Mitchell presented his research on Combined transcranial alternating current stimulation and cTBS: a novel approach for neuroplasticity induction.
This is what Mitchell had to say about his experience:
What was a highlight of the conference?
The conference on a whole was extremely informative, and so there was no one highlight per se. Other than the opportunity to present my findings, it is always highly enjoyable to watch leading experts in the field (effortlessly) present their own research.
Did you visit any labs or research facilities? How was this useful to your work or career development?
In addition to attending and presenting at the 1st International Brain Stimulation Conference, I visited the Cognitive Neuroscience Laboratory (CNL) at Duke NUS. The CNL group have extensive experience conducting neuroimaging and neuropsychological assessments to examine neural factors associated with cognitive health in ageing populations. These themes are strongly linked to my own research interests, which include using novel neurophysiological techniques to study brain connectivity and neuroplasticity in the early stages of Alzheimer’s disease.
As part of my CNL visit, I was also invited to present a departmental seminar to the Neuroscience and Behavioral Disorders Program at Duke-NUS. This provided an excellent opportunity to not only communicate my research to others in the field, but also to expand my international profile.
Did you meet any researchers or collaborators of significance?
During my CNL visit I met with Assistant Professor Helen Juan Zhou, a principal investigator within the group whose research employs multimodal MRI and EEG techniques to explore the neural basis of emotional and cognitive impairments in various neuropsychiatric disorders, including dementia. During the conference I was also able to meet with international collaborators Professor Ulf Ziemann (University of Tübingen, Germany) and Professor John Rothwell (University College London, UK) to discuss ongoing projects and NHMRC grant applications.
What was the most exciting thing you learned/experienced at the Conference?
It is always exciting to see how the field is evolving, and because the topics covered in this conference were more focused to my field of research compared to other, more wide-ranging meetings, the way in which the field is progressing was particularly evident. This will be important in informing future projects and funding applications.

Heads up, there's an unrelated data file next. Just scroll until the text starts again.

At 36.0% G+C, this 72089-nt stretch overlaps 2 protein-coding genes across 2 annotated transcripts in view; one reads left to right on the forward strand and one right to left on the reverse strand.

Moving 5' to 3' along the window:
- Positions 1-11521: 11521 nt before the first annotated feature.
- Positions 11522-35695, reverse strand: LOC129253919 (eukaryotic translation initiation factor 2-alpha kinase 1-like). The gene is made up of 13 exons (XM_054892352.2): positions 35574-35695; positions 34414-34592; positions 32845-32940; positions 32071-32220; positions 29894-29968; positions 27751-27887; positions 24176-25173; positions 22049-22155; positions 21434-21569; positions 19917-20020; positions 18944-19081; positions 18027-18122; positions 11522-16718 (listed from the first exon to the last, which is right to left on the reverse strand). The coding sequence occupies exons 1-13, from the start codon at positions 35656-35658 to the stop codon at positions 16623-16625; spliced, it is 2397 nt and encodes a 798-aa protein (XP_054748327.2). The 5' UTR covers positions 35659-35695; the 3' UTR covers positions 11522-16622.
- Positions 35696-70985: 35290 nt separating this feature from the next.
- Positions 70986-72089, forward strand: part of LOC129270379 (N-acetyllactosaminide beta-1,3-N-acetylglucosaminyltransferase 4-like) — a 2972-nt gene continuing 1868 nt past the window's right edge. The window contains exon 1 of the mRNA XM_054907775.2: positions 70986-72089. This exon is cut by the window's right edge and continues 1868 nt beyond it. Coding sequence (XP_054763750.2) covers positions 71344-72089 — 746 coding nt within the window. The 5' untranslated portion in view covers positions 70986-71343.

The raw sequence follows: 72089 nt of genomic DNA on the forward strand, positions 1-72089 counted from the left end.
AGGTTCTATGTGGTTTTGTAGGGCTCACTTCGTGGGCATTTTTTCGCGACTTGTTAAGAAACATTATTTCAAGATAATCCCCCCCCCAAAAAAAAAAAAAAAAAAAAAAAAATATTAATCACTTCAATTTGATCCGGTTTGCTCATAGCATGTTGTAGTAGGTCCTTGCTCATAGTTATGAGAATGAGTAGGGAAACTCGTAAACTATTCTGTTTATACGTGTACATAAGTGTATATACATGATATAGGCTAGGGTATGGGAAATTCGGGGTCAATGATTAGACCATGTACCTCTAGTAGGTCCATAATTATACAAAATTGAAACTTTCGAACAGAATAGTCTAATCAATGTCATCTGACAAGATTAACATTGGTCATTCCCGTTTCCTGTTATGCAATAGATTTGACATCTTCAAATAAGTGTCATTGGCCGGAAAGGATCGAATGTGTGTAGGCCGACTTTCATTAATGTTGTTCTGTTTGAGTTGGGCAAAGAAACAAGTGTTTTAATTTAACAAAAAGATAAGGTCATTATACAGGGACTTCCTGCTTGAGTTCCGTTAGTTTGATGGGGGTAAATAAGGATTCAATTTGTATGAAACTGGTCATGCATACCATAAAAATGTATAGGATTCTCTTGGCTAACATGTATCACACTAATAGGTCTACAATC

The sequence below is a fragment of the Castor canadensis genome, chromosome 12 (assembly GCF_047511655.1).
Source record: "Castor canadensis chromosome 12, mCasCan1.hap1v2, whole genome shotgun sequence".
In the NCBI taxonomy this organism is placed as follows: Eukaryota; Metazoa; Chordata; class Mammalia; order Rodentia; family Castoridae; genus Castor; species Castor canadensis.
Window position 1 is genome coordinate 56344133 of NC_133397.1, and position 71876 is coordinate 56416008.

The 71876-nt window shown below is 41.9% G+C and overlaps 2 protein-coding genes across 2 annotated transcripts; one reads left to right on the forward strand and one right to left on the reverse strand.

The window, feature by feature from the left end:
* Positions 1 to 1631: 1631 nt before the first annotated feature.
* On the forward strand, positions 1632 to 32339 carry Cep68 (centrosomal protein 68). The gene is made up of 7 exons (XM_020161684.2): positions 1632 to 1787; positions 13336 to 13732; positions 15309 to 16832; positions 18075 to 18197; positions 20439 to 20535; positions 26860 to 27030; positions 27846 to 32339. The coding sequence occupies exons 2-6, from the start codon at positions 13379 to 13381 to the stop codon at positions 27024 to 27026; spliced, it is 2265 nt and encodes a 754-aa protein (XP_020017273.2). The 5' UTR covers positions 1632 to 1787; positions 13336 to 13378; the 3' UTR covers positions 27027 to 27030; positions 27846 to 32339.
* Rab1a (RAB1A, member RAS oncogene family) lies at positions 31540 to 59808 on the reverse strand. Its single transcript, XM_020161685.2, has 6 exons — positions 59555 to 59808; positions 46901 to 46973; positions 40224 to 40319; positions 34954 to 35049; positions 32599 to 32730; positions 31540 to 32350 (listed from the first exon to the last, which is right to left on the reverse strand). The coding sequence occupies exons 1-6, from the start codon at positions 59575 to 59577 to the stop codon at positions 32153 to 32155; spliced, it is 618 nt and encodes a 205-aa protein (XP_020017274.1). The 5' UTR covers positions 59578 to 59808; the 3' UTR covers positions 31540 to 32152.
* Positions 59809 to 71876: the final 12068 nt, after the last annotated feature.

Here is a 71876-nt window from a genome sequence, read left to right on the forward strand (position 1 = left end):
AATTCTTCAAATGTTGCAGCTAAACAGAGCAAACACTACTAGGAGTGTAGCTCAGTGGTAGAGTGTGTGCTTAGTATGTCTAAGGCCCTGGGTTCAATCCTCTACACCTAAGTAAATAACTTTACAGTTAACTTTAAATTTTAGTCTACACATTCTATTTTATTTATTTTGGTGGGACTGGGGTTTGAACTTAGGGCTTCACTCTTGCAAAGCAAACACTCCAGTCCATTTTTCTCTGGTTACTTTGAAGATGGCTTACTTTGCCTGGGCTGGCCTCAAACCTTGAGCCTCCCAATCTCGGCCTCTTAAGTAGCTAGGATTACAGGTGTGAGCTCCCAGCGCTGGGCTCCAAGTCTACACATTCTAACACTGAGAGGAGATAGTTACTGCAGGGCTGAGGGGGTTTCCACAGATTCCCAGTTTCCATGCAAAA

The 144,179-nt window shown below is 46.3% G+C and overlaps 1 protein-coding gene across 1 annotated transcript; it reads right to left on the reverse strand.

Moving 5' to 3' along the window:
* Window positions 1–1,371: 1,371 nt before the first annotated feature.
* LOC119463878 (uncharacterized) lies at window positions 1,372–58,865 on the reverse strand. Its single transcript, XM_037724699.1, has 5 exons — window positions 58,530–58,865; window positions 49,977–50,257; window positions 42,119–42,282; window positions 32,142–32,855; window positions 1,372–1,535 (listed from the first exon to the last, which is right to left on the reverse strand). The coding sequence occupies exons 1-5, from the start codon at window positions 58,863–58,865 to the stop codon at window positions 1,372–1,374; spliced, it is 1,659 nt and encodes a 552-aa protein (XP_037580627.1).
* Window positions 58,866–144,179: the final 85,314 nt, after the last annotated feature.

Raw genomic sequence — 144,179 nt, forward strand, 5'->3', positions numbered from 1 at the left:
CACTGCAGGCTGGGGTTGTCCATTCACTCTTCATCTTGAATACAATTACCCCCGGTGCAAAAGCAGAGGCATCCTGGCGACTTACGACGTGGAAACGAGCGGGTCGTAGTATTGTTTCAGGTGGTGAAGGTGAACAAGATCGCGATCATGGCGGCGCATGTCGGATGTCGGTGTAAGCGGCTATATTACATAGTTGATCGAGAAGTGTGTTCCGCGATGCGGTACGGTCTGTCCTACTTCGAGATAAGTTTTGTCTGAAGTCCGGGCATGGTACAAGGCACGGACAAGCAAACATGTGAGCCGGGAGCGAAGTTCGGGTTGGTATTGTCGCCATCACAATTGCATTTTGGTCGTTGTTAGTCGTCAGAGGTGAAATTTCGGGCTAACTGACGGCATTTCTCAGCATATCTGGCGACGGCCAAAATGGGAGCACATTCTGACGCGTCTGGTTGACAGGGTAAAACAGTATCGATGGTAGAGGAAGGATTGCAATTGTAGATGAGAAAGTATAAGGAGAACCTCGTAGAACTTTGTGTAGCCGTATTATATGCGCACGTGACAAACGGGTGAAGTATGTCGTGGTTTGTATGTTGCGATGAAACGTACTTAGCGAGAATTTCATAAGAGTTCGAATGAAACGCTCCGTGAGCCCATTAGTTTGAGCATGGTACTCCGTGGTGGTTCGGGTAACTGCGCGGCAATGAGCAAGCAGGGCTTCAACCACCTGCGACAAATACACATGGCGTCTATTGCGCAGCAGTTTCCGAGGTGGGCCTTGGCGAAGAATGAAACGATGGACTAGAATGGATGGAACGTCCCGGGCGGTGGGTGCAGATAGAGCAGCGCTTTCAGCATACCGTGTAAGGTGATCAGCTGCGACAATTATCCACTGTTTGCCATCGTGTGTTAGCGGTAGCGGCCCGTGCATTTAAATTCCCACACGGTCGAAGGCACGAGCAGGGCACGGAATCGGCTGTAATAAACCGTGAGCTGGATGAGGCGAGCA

What was the most interesting or unexpected moment of your travel?
A general and very much unexpected theme of this conference was the critical appraisal given to certain aspects of the field. In particular, over the past couple of decades there has been a steady growth in the number of studies investigating clinical applications of brain stimulation techniques; however, not all are necessarily supported by basic science (this was emphasised in a cogent presentation by Professor Vincent Walsh, a cognitive neuroscientist from UCL and deputy editor of the journal Brain Stimulation). Instead of merely providing a basic review of brain stimulation research, the tone of this conference was very much directed towards re-enforcing evidence-based research and, in the case of Professor Walsh’s presentation, providing a specific framework for progressing the field.
How will the experience support you and your research going forward?
This travel afforded me the unique opportunity to discuss my research and network with experts in both neurocognitive/ageing research (CNL visit) and non-invasive brain stimulation, two fields of research that I intend to combine and develop as a niche area of study for my future career.
Would you recommend this experience to your friends/colleagues and why?
Yes, I would recommend this conference to my colleagues, particularly those interested in pursuing research using non-invasive brain stimulation techniques. As well as providing an unparalleled opportunity to network with leading experts in the field, this conference delivered a comprehensive yet focused critique of the field that will help shape future research.